Car-buying for many is a necessary evil.
Spending thousands of pounds on something that will depreciate at an alarming rate and signing up for expensive servicing costs, hefty repair bills when something goes wrong, and the soaring costs of car insurance ensure that most people dread it when the time comes to make a change.
As a bit of a petrolhead, I prefer to view the experience as an enjoyable challenge, almost a hobby, and will spend days or weeks scouring adverts and websites looking for the next vehicle. I’ll happily travel hundreds of miles to pick up the car I think best ticks the boxes on my wish list.
As I invariably now opt for second-hand rather than new cars to avoid the worst of the depreciation, there is always an element of chance when I finally hand over the money and drive my new acquisition home. Inevitably, over the years, I’ve had a rollercoaster experience.
Some cars have turned out to be exactly as I hoped – comfortable, reliable and reasonably economical. Others, such as a Bentley I bought to celebrate my retirement, have been absolute lemons, with such complicated technology that hardly a month passed without one of the highly-sensitive sensors triggering a warning light, and a 270-mile round trip to Edinburgh to have it checked out.
The pros and cons of an electrified future
The heavy snow and ice of the last week, coming hard on the heels of biblical rainfall for the month before that, has set me thinking about what will happen when the time comes to begin the search for the next car.
Where, previously, the choice boiled down to diesel or petrol, nowadays there is real pressure to consider the electric option. I did take the first tentative steps towards the zero-emission option last year, and opted for a hybrid. I am now much more reluctant to go down the fully electric route.
According to the Zapmap website, almost one million fully electric vehicles (EVs) were sold in the UK last year, and a further 600,000 hybrids. Nearly 20% of all vehicles sold last month were electric, and that figure rises to 28% when hybrids are included.
The march towards electrification is undoubtedly gaining pace. And, with the sale of new petrol and diesel cars to be banned in 2035, that trend can only increase.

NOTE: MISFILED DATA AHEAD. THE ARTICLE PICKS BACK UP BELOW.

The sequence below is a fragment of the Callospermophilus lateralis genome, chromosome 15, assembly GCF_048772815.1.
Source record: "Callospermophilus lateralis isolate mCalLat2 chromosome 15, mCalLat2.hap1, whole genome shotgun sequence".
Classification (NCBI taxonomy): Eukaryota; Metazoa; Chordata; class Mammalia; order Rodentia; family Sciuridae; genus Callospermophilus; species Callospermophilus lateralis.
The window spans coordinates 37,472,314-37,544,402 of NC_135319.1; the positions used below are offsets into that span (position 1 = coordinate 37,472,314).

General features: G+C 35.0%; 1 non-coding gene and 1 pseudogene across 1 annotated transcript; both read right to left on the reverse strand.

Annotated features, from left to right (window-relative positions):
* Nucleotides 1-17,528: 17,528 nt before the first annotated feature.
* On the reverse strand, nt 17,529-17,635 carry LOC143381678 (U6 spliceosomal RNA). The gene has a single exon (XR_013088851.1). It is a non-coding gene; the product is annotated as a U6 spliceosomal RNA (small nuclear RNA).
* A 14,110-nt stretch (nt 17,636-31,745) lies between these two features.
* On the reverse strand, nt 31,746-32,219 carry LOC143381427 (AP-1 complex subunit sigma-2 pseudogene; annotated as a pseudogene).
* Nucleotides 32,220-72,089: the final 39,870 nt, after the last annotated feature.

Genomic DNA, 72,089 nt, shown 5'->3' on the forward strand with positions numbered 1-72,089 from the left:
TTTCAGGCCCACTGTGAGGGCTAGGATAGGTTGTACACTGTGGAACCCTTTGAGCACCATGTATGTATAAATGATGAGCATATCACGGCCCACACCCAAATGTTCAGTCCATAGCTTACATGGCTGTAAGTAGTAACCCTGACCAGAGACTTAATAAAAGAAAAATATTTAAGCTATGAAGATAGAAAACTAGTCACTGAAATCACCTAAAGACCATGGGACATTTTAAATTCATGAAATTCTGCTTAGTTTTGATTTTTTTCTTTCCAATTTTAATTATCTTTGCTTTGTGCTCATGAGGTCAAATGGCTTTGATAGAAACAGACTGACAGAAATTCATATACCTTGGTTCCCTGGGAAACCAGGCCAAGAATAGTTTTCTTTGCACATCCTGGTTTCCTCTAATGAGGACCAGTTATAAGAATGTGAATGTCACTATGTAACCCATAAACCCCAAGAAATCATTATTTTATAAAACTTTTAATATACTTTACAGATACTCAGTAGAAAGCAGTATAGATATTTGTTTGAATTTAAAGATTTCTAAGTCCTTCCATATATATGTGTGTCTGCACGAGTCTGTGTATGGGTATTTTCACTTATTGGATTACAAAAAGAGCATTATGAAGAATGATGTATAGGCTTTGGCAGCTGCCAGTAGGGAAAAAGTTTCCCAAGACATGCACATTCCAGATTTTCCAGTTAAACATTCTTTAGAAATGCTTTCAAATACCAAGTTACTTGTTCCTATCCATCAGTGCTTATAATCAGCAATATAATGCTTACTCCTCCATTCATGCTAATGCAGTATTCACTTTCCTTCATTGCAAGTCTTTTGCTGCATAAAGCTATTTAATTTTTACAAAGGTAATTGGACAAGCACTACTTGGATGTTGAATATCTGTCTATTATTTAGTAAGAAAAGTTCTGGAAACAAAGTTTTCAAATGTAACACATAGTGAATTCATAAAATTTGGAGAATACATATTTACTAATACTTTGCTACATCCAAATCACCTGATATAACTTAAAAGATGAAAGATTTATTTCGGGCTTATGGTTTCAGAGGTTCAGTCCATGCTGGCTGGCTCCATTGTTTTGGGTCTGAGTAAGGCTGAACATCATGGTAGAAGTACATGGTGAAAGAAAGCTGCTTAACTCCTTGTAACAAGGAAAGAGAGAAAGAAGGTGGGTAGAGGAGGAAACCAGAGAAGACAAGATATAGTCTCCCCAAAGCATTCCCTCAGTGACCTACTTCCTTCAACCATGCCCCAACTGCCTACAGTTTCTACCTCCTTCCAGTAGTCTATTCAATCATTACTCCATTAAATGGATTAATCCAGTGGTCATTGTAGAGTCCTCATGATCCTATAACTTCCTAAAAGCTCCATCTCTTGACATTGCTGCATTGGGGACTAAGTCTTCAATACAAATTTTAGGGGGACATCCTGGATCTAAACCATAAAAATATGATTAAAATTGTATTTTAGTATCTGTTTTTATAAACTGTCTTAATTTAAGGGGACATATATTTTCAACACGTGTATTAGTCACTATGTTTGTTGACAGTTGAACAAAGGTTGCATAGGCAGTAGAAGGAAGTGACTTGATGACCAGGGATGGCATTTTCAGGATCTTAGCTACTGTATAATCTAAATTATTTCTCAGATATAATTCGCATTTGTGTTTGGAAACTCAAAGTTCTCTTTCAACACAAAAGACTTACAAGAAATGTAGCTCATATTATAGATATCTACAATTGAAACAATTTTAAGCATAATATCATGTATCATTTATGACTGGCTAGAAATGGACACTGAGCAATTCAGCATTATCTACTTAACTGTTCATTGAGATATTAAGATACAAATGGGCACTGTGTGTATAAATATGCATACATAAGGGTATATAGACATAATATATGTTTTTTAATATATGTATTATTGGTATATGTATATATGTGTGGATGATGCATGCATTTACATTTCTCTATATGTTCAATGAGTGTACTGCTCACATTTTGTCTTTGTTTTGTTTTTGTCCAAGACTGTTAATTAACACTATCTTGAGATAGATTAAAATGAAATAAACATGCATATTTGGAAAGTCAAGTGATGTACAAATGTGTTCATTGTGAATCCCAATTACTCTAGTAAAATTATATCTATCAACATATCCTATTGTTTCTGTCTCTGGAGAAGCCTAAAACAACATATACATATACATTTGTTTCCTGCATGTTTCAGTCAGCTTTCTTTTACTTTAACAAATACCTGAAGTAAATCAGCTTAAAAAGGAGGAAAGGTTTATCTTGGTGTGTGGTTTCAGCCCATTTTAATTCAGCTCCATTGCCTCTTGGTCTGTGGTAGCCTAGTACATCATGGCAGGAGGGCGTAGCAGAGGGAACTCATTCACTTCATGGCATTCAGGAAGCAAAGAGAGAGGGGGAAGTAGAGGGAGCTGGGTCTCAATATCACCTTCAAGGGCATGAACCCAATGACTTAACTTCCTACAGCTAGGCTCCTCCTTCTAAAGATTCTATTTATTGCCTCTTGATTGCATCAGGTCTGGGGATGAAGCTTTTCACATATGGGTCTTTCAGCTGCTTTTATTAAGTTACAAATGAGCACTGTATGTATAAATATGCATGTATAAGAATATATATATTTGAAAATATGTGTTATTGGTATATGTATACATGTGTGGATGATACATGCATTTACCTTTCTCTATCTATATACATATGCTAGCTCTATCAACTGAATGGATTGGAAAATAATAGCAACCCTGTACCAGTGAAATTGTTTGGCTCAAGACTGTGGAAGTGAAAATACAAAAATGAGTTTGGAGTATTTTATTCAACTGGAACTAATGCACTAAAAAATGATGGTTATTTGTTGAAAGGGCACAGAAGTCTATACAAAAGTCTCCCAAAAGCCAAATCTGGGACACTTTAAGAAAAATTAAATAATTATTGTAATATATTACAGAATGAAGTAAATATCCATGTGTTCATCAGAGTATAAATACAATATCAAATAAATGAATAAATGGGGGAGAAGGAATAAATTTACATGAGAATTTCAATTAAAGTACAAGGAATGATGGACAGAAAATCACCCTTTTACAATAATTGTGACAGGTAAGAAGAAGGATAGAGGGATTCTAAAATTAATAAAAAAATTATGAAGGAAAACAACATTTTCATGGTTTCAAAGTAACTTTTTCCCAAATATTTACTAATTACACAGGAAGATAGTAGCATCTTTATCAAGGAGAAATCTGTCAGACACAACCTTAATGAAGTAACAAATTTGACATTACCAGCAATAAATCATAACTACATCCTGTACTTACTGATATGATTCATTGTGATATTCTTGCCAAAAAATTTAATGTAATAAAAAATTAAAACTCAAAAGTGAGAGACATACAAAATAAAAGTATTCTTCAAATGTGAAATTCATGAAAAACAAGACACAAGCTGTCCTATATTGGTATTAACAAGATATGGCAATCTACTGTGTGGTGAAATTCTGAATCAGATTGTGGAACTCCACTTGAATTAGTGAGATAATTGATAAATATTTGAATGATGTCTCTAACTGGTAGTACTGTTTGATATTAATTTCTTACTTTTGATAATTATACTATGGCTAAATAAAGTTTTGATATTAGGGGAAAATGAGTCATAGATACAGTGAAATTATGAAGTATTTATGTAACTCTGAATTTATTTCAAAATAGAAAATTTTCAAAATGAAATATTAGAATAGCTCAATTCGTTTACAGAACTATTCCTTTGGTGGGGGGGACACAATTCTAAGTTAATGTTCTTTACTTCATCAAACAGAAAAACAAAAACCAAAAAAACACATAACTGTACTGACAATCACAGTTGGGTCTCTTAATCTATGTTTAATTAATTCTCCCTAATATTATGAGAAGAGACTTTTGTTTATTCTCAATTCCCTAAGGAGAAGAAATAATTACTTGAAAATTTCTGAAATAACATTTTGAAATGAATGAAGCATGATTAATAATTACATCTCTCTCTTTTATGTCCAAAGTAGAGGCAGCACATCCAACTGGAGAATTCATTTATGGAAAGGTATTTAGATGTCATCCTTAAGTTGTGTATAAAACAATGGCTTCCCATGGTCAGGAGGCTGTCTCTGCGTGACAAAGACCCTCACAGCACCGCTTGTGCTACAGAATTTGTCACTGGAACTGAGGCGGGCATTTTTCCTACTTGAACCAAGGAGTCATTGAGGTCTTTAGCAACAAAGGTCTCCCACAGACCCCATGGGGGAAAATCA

Ignoring the expensive and environmentally damaging process involved in making the lithium-ion batteries which power EVs, the future will assuredly see cleaner air, less road noise and lower servicing costs for car owners. Surely a good thing?
And, yet, there is a distinct possibility that the future of motoring may not be all that rosy. The rain and snow drifts we have witnessed over the last few weeks have left extensive reports of roads flooded or impassable, and thus blocked by stranded vehicles.
It is not difficult to foresee a situation where values of second-hand vehicles with little or no battery warranty will fall off a cliff
In the Lake District late last year, hundreds of vehicles and their passengers were stranded overnight by heavy snow.
What will happen when we are all driving EVs and the extreme weather we’re told will only become more prevalent due to climate change causes closes in? Keeping the heating on in sub-zero temperatures will rapidly drain power, and the dawn will break on dozens of vehicles with flat batteries, totally unable to move even when the roads have been cleared.
Is making the switch too soon a gamble?
Then there is their battery life. Current estimates are that batteries have a lifespan of 10 to 20 years, and that will inevitably increase as technology advances. Yet, manufacturer warranties are typically for between eight and 10 years.
With the cost of a replacement coming in at between £4,000 and £16,000, it is not difficult to foresee a situation where values of second-hand vehicles with little or no battery warranty will fall off a cliff. Who, in their right mind – even including me – would buy a used vehicle with the knowledge that a new battery has to be factored into the running costs?
As one of those who fell for the government advice a few years ago to switch to diesel cars because they were better for the environment, I will not make the same mistake again. It may well be that electric cars do really become the future of motoring, but I’ll wait a little longer before making the leap into that particular unknown.
Derek Tucker is a former editor of The Press and Journal